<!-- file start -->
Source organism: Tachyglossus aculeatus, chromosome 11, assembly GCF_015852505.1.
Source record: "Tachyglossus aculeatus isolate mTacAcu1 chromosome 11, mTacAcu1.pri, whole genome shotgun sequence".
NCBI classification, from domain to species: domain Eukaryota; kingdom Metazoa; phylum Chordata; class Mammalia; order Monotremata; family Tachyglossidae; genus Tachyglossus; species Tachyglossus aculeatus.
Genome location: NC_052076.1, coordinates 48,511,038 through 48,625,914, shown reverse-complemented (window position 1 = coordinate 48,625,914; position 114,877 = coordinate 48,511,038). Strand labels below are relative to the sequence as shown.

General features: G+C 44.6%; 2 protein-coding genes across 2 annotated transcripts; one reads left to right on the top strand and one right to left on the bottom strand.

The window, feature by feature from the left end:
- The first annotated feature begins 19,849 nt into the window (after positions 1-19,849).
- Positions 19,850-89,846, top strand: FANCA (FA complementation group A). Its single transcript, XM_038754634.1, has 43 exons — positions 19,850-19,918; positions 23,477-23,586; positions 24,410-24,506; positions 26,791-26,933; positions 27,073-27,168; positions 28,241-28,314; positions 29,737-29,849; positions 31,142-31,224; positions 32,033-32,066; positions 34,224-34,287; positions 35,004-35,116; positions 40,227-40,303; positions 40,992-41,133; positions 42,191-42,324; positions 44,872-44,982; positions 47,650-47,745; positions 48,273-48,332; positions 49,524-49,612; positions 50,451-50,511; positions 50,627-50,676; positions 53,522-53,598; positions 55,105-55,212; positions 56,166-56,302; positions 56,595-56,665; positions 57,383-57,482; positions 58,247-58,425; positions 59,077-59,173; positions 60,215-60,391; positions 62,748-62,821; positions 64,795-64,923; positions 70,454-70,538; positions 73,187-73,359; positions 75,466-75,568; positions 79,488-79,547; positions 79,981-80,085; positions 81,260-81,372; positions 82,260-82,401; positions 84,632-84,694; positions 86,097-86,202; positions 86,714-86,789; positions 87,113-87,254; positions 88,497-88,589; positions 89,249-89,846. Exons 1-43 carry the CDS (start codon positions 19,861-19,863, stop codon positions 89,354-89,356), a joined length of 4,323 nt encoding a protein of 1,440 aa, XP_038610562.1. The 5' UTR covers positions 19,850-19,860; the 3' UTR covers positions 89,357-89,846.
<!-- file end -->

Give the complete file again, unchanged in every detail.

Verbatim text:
Source organism: Tachyglossus aculeatus, chromosome 11, assembly GCF_015852505.1.
Source record: "Tachyglossus aculeatus isolate mTacAcu1 chromosome 11, mTacAcu1.pri, whole genome shotgun sequence".
NCBI classification, from domain to species: domain Eukaryota; kingdom Metazoa; phylum Chordata; class Mammalia; order Monotremata; family Tachyglossidae; genus Tachyglossus; species Tachyglossus aculeatus.
Genome location: NC_052076.1, coordinates 48,511,038 through 48,625,914, shown reverse-complemented (window position 1 = coordinate 48,625,914; position 114,877 = coordinate 48,511,038). Strand labels below are relative to the sequence as shown.

General features: G+C 44.6%; 2 protein-coding genes across 2 annotated transcripts; one reads left to right on the top strand and one right to left on the bottom strand.

The window, feature by feature from the left end:
- The first annotated feature begins 19,849 nt into the window (after positions 1-19,849).
- Positions 19,850-89,846, top strand: FANCA (FA complementation group A). Its single transcript, XM_038754634.1, has 43 exons — positions 19,850-19,918; positions 23,477-23,586; positions 24,410-24,506; positions 26,791-26,933; positions 27,073-27,168; positions 28,241-28,314; positions 29,737-29,849; positions 31,142-31,224; positions 32,033-32,066; positions 34,224-34,287; positions 35,004-35,116; positions 40,227-40,303; positions 40,992-41,133; positions 42,191-42,324; positions 44,872-44,982; positions 47,650-47,745; positions 48,273-48,332; positions 49,524-49,612; positions 50,451-50,511; positions 50,627-50,676; positions 53,522-53,598; positions 55,105-55,212; positions 56,166-56,302; positions 56,595-56,665; positions 57,383-57,482; positions 58,247-58,425; positions 59,077-59,173; positions 60,215-60,391; positions 62,748-62,821; positions 64,795-64,923; positions 70,454-70,538; positions 73,187-73,359; positions 75,466-75,568; positions 79,488-79,547; positions 79,981-80,085; positions 81,260-81,372; positions 82,260-82,401; positions 84,632-84,694; positions 86,097-86,202; positions 86,714-86,789; positions 87,113-87,254; positions 88,497-88,589; positions 89,249-89,846. Exons 1-43 carry the CDS (start codon positions 19,861-19,863, stop codon positions 89,354-89,356), a joined length of 4,323 nt encoding a protein of 1,440 aa, XP_038610562.1. The 5' UTR covers positions 19,850-19,860; the 3' UTR covers positions 89,357-89,846.